Breast Pain: What’s Normal and What’s Not?

Discomfort or tenderness in one or both of the breasts is known as breast pain, or mastalgia. It’s normal for a woman’s breasts to change throughout her life, and breast pain is normal in certain stages of life. There is, however, a difference between normal breast pain and breast pain that could indicate a more serious health problem.

What is normal breast pain?

Women may experience breast pain during puberty, menstruation, premenstrual syndrome, pregnancy, menopause, and after childbirth. Breast pain felt during these times is considered normal. Breast pain associated with menstrual periods – called cyclic breast pain – normally goes away on its own. Some swelling and tenderness is normal before or during the hormone fluctuations that occur during menstruation.

Fibrocystic breast changes may also cause breast pain. Fibrocystic breasts may contain lumps or cysts that can grow tender leading up to a menstrual period.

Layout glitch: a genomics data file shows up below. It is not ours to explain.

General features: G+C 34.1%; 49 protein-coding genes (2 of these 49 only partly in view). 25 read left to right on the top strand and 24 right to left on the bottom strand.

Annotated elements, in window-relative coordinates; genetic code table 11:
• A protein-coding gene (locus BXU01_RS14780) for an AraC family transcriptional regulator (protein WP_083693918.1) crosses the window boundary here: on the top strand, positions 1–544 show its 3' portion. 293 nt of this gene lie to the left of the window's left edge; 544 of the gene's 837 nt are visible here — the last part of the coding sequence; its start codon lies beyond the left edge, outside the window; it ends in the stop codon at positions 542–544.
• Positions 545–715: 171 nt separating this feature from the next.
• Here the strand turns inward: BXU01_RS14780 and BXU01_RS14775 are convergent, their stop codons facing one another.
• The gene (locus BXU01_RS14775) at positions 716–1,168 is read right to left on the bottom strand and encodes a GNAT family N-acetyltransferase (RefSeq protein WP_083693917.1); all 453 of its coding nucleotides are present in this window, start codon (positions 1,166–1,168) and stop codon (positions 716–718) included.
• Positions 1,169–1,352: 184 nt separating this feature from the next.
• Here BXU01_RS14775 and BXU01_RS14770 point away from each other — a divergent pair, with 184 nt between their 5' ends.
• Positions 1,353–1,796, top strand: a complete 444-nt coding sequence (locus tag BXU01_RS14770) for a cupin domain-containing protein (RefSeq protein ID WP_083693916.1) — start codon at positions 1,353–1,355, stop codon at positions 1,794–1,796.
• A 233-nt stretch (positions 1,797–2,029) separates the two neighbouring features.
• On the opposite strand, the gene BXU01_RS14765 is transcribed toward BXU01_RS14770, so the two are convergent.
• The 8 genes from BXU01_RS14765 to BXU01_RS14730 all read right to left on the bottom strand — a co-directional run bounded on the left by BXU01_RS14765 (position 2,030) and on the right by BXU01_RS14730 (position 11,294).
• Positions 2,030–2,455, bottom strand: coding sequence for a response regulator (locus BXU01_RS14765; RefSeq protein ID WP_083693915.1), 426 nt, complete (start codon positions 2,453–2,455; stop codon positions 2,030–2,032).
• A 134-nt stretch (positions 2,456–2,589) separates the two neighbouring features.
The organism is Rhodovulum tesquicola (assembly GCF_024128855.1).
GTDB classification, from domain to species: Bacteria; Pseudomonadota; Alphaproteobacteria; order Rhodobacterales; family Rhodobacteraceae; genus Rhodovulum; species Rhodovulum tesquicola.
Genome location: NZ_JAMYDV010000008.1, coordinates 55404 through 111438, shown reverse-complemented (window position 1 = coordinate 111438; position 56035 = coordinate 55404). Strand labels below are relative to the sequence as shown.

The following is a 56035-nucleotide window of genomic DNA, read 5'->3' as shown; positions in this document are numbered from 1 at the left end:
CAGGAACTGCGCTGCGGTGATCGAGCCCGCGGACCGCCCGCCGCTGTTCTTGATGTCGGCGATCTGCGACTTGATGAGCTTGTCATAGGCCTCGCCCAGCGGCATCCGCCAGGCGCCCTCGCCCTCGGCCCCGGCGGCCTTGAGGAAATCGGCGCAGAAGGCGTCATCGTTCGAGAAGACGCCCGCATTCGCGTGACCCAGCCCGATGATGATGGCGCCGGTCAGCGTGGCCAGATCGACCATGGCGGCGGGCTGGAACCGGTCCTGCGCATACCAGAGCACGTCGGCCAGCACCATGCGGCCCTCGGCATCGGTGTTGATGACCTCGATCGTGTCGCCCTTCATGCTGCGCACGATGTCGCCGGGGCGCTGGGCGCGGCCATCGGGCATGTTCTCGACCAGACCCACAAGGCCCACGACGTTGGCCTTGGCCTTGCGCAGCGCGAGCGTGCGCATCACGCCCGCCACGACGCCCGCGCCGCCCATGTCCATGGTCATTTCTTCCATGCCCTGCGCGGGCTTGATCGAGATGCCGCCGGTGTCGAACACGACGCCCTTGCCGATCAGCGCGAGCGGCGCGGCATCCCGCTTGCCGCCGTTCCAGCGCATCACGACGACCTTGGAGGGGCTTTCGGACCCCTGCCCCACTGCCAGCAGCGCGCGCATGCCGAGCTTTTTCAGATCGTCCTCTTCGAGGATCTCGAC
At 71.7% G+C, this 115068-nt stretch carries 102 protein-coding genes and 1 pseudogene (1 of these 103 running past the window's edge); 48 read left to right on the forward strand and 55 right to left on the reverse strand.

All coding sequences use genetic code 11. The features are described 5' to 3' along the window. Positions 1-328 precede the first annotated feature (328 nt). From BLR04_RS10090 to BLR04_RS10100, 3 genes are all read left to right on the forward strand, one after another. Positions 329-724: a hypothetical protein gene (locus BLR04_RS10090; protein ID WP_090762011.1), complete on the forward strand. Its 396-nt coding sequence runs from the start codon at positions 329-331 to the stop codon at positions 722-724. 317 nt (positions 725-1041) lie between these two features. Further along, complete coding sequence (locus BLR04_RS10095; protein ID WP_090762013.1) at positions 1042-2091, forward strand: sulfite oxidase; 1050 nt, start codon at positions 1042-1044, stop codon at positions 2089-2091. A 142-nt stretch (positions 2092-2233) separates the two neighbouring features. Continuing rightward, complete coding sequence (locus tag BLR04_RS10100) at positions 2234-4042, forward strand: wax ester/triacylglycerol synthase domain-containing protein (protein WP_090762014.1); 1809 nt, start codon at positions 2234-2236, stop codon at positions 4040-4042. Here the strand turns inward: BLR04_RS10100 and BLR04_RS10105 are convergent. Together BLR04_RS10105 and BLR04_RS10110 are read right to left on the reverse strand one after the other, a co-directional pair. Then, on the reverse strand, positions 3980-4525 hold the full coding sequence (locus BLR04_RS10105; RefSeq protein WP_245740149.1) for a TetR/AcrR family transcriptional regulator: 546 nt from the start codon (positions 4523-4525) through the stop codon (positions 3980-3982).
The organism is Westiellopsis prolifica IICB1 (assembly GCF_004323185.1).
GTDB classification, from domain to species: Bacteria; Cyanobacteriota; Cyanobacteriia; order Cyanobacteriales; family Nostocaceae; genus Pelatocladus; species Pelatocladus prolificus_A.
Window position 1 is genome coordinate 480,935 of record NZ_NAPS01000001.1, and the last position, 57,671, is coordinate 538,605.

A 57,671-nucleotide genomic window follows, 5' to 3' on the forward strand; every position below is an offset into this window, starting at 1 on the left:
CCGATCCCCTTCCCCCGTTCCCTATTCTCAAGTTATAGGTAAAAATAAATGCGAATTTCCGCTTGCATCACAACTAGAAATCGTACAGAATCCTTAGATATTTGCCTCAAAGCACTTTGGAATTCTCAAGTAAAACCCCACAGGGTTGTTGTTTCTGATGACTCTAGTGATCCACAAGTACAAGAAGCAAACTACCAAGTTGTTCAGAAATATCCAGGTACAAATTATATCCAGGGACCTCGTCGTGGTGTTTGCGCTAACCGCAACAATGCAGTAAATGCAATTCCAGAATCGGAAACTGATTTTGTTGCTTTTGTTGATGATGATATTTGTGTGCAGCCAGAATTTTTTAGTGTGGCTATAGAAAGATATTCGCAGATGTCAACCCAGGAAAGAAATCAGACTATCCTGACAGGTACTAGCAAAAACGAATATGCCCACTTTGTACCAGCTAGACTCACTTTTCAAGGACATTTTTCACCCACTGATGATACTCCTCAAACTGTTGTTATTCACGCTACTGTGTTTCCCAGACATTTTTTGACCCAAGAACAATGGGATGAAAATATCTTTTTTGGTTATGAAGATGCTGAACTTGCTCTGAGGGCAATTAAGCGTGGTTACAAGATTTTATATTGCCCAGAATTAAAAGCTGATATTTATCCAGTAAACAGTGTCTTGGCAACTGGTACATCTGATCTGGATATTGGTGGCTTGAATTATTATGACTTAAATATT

Some women experience breast pain during breast feeding. Breast pain may occur when breasts swell with milk, or other complications from breast feeding. Meeting with a lactation consultant can help.

Other factors that can contribute to breast pain include breast size, diet, smoking, breast surgeries, and certain medications.

When should you see a doctor for breast pain?

While breast pain is common, and is normal in many cases, there are times when breast pain requires medical attention:

  • Sudden breast pain
  • Breast pain accompanied by other symptoms, such as nipple discharge
  • Non-cyclical breast pain (breast pain that does not coincide with menstrual periods)
  • Breast pain that does not go away
  • Breast pain that gets worse
  • Debilitating breast pain

Does breast pain indicate breast cancer?

While breast pain can indicate breast cancer, it is not a common symptom of breast cancer. However, pain with other symptoms like nipple discharge, lumps, thickening of the skin, change in size or shape, or changes in texture or appearance of the skin should be evaluated by your primary care physician as they could indicate cancer or other, benign problems.

If you experience any of these symptoms, including breast pain, contact your primary care physician.

Of course, breast cancer doesn’t always show symptoms. It’s possible for a woman to have breast cancer without even knowing it. That’s why screening is so important in preventing breast cancer. The Breast Center recommends annual screening mammograms starting at age 40.